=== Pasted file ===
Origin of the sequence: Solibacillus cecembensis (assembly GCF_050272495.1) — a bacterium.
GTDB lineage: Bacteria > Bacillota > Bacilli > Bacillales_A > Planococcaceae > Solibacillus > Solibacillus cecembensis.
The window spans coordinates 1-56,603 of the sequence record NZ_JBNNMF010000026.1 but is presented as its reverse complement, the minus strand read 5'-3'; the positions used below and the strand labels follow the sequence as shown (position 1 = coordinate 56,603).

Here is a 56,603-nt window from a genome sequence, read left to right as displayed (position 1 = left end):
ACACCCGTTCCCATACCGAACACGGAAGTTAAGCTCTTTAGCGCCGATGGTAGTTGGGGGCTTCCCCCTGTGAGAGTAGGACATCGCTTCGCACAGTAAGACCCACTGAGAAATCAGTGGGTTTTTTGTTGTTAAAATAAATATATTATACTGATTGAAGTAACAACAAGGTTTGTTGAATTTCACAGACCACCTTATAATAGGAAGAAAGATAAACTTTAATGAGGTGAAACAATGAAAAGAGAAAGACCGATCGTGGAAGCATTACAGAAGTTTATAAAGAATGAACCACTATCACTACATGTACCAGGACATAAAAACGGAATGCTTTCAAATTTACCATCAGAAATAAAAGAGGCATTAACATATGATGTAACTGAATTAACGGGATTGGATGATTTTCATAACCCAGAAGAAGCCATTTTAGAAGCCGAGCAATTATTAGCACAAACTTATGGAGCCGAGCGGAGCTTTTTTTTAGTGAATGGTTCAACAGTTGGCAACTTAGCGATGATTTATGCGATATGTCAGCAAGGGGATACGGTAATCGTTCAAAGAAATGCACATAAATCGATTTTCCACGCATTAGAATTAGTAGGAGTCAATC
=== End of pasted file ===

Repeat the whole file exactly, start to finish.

Origin of the sequence: Solibacillus cecembensis (assembly GCF_050272495.1) — a bacterium.
GTDB lineage: Bacteria > Bacillota > Bacilli > Bacillales_A > Planococcaceae > Solibacillus > Solibacillus cecembensis.
The window spans coordinates 1-56,603 of the sequence record NZ_JBNNMF010000026.1 but is presented as its reverse complement, the minus strand read 5'-3'; the positions used below and the strand labels follow the sequence as shown (position 1 = coordinate 56,603).

Here is a 56,603-nt window from a genome sequence, read left to right as displayed (position 1 = left end):
ACACCCGTTCCCATACCGAACACGGAAGTTAAGCTCTTTAGCGCCGATGGTAGTTGGGGGCTTCCCCCTGTGAGAGTAGGACATCGCTTCGCACAGTAAGACCCACTGAGAAATCAGTGGGTTTTTTGTTGTTAAAATAAATATATTATACTGATTGAAGTAACAACAAGGTTTGTTGAATTTCACAGACCACCTTATAATAGGAAGAAAGATAAACTTTAATGAGGTGAAACAATGAAAAGAGAAAGACCGATCGTGGAAGCATTACAGAAGTTTATAAAGAATGAACCACTATCACTACATGTACCAGGACATAAAAACGGAATGCTTTCAAATTTACCATCAGAAATAAAAGAGGCATTAACATATGATGTAACTGAATTAACGGGATTGGATGATTTTCATAACCCAGAAGAAGCCATTTTAGAAGCCGAGCAATTATTAGCACAAACTTATGGAGCCGAGCGGAGCTTTTTTTTAGTGAATGGTTCAACAGTTGGCAACTTAGCGATGATTTATGCGATATGTCAGCAAGGGGATACGGTAATCGTTCAAAGAAATGCACATAAATCGATTTTCCACGCATTAGAATTAGTAGGAGTCAATC